Rapid delivery of robust, responsive applications
Simon de Timary
Head of Innovation Labs
COVID-19 has completely transformed our way of life, putting significant pressure on people and businesses around the world.
The same is true of our government who are trying to anticipate the needs and reactions of the public and use policies accordingly. These new policies often need new digital services to be delivered quickly and cost-effectively.
But, we should not sacrifice quality on the altar of time. Any new service must remain secure, robust, scalable and where applicable accessible by all intended users as per GDS guidelines.
Accelerating GDS deliveries – a case study
BJSS has been delivering digital services to the government for almost 10 years, with some significant transformative implementations across NHS, Home Office and DVSA to name just a few. During this time we have been involved in over 100 public sector deliveries, successfully passing over 30 GDS assessments. That experience has helped us master the GDS process and successfully pass quality gates, at the first time of asking.
We have recently successfully delivered a brand-new service in collaboration with the Department for Transport (DfT) and Highways England (HE) to help bridge owners find and procure temporary bridge solutions. We went through all three GDS phases (discovery, alpha and beta) and successfully passed the beta evaluation within nine weeks.
Our delivery was split into:
- a lean start-up three-week sprint to validate assumptions and design the right solution
- six one-week sprints to deliver the working solution into live
We organised a show & tell at the end of every week to showcase our progress, review our objectives and revalidate the agreed vision.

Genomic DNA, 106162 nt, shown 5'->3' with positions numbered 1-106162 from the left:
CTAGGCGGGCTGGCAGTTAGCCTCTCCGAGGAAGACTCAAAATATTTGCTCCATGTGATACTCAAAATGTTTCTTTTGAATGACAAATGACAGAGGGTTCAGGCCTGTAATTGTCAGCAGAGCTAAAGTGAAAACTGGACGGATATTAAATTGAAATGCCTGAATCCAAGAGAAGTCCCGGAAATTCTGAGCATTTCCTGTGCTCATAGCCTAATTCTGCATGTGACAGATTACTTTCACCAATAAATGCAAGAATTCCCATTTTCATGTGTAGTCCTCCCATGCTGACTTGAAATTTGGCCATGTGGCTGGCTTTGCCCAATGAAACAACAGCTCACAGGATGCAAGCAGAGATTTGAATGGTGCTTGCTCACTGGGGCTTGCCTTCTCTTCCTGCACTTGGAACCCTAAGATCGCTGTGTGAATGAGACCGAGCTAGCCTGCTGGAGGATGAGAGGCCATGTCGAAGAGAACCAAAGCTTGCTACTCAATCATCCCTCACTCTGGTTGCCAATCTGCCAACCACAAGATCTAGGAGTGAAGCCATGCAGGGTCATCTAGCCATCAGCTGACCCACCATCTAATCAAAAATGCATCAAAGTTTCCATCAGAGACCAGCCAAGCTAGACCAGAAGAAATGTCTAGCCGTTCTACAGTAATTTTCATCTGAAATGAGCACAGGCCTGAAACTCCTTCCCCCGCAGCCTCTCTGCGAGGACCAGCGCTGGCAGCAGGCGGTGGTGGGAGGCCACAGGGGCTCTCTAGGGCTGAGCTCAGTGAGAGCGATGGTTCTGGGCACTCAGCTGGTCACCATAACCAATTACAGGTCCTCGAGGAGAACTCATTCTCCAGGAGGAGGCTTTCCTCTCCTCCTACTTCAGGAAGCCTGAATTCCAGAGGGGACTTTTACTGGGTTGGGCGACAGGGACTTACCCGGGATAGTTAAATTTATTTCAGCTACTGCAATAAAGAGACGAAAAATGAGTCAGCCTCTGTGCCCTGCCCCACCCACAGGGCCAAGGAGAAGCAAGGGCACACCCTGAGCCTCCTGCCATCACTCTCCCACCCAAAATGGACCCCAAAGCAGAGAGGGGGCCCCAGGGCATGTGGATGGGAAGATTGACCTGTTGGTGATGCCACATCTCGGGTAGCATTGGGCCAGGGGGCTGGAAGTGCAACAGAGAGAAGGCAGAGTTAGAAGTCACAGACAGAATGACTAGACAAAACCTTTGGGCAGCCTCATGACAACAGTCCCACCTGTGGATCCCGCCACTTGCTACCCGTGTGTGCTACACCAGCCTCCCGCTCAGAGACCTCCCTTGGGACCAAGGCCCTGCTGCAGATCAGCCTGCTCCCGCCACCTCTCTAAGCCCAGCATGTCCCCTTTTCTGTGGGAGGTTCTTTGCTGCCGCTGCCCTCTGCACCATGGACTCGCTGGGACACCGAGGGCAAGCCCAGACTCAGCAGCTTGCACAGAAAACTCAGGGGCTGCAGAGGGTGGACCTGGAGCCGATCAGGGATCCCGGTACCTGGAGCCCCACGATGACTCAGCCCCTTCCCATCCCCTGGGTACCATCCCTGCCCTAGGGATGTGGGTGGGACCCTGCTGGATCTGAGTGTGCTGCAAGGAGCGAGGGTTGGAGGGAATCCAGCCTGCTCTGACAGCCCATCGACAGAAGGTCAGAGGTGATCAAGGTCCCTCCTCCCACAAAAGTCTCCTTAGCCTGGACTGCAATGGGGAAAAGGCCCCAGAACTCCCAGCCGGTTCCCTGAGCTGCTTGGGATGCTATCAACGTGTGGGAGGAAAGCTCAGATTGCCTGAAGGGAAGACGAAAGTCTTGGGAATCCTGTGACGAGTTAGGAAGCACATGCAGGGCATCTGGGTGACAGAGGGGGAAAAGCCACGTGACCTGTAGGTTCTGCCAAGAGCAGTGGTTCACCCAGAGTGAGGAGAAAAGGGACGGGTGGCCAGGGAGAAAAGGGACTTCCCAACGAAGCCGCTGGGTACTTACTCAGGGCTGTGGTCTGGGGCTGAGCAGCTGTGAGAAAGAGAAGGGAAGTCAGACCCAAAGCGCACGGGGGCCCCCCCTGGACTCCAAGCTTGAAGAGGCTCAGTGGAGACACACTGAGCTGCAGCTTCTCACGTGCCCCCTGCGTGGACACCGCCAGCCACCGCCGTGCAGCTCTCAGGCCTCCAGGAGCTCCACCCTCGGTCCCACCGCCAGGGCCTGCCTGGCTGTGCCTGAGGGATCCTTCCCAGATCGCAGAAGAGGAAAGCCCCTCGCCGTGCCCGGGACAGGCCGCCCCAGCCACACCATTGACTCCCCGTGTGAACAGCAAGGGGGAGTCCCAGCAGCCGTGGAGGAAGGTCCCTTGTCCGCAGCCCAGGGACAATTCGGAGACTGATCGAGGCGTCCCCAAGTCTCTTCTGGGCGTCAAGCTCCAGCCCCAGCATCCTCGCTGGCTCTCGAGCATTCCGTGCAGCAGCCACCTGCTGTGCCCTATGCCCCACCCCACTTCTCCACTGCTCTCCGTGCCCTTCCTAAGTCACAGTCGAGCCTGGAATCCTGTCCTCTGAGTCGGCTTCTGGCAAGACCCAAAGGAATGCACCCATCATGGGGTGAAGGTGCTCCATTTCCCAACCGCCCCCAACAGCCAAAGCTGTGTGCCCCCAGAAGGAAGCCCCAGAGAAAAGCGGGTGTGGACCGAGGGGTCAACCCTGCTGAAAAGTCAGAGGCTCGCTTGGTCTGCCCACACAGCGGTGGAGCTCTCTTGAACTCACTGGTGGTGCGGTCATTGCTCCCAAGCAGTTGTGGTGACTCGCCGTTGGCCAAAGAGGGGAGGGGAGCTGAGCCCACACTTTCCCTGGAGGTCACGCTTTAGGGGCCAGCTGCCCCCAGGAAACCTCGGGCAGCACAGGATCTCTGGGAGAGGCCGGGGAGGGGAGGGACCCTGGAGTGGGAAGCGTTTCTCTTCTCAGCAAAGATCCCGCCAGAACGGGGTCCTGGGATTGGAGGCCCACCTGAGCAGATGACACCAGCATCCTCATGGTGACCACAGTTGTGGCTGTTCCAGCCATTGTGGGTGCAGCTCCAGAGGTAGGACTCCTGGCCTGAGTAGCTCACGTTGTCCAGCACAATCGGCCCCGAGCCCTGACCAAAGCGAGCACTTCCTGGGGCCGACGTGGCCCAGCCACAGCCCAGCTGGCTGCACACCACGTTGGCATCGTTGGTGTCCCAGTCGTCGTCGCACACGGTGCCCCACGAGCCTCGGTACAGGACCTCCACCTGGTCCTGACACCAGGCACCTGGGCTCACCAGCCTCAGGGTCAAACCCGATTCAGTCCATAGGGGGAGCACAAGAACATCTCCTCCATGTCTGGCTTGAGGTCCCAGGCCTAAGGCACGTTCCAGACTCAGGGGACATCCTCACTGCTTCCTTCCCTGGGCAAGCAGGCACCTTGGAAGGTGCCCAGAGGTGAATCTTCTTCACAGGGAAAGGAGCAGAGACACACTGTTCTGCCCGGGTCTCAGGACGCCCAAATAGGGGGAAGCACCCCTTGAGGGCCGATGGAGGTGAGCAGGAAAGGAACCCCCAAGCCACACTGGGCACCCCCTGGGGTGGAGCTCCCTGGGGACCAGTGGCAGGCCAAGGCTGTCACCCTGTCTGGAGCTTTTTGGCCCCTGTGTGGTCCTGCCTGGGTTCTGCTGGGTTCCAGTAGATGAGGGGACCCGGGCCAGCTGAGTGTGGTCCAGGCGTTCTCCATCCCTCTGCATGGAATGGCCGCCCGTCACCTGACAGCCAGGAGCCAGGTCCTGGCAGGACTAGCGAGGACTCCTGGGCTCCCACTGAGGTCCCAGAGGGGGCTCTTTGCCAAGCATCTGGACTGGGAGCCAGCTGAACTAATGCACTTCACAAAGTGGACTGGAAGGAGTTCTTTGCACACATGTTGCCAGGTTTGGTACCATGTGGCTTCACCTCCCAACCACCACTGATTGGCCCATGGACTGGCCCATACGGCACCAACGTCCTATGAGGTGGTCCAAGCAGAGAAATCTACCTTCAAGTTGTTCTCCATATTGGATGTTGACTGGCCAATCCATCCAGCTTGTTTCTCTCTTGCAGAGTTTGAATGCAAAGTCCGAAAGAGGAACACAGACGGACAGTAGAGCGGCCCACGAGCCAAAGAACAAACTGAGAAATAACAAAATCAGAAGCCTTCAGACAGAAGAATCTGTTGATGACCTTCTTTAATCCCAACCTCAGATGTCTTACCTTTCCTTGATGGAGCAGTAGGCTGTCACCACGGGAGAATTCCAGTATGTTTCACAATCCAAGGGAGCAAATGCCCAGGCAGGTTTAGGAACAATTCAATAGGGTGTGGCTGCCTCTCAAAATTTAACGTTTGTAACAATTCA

Our three-week sprint – discovery
Highways England had already identified the need for a new service and the product owner had a general idea of what the service should do and how. This limited the objective of our discovery to validating our original assumptions with the end-users.
Week one – discovery
We started with a kick-off workshop with all key stakeholders from DfT and HE to set out ways of working, identify risks and challenges, and define a shared vision. We fleshed out the product owner’s initial ideas, transforming them into user journeys and personas.
In that first week alone, we’d spoken to three end-users and obtained 49 responses to the online survey we’d sent out on Tuesday. All interactions with users were conducted online, which allowed us to interview a large number of people.
Figure 1 – map of survey respondents and user interviews
The feedback gathered – while challenging some of our initial assumptions – clearly validated the need for the service, which gave us enough confidence to move into alpha.
Weeks two & three – alpha
We synthesised our finding from the first week to form a service blueprint, which then allowed to start creating the designs of the system. Our developers had spent the first week setting up a fit-for-purpose development environment and designing the target architecture based on the information we had at the time. This enabled them to start implementing pages as they were designed, and we had a first coded prototype to demo at the end of week two. We also presented our target architecture to the architecture governance team, which enabled us to change elements of our solution (i.e. the database technology) without compromising the delivery timelines.